- The Washington Times - Friday, September 11, 2020

Vinyl albums outsold compact discs in the U.S. during the first half of the year, achieving a feat unseen since the 1980s, the Recording Industry Association of America (RIAA) reported Thursday.

The RIAA, a top music industry trade group, said that vinyl sales between January and June totaled $232.1 million, while CDs sales during that same period resulted in revenue of $129.9 million.

CDs have consistently generated more revenue than vinyl records for the American music industry since the 1980s, the RIAA noted. Bloomberg reported the last time vinyl outsold CDs was 1986.

Revenue generated during the first half of 2020 by the sale of physical products — including records as well as CDs — decreased by 23% compared to the first half of 2019, the RIAA reported.

Yet while CDs sales fell by 47.6% during the first half of 2020 over the previous year, revenue from vinyl records increased slightly by 3.6% during that same period, according to the RIAA.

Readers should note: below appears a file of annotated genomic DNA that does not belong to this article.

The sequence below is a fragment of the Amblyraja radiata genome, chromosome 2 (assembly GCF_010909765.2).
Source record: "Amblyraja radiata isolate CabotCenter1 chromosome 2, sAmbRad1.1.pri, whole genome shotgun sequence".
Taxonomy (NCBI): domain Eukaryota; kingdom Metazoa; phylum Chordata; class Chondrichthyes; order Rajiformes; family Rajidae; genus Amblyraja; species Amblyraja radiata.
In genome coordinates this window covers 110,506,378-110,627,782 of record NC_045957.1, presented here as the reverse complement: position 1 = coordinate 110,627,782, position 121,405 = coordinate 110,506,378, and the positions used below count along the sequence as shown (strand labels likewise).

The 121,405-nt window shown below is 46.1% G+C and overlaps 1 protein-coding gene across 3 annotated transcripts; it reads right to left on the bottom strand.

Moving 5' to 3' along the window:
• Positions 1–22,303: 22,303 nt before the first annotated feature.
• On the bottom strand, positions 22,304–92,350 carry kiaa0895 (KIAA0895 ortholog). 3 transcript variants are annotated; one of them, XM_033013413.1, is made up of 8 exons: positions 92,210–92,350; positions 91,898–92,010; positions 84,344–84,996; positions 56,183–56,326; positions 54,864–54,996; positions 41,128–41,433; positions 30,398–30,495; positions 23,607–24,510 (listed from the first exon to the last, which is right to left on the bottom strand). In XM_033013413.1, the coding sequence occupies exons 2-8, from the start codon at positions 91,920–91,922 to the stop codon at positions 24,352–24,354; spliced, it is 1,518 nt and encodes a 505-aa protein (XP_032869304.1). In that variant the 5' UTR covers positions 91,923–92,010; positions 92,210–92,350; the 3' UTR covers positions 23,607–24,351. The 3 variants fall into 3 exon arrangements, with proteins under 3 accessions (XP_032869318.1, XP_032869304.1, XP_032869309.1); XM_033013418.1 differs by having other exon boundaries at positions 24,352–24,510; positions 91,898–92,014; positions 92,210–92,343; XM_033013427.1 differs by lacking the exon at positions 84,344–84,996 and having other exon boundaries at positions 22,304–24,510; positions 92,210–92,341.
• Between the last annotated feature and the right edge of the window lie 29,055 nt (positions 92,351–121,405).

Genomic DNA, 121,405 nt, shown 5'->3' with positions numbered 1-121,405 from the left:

Accounting for the numbers in its midyear report, the RIAA said COVID-19, the contagious disease caused by the novel coronavirus, has “affected the music industry in many significant ways.”

Overall, the RIAA said the U.S. recorded music industry generated $5.7 billion in revenue during the first half of 2020, up 5.6% from the year before.

Revenue generated by consumers paying for digital music, including streaming services and permanent downloads, generated most of that amount, according to the RIAA.

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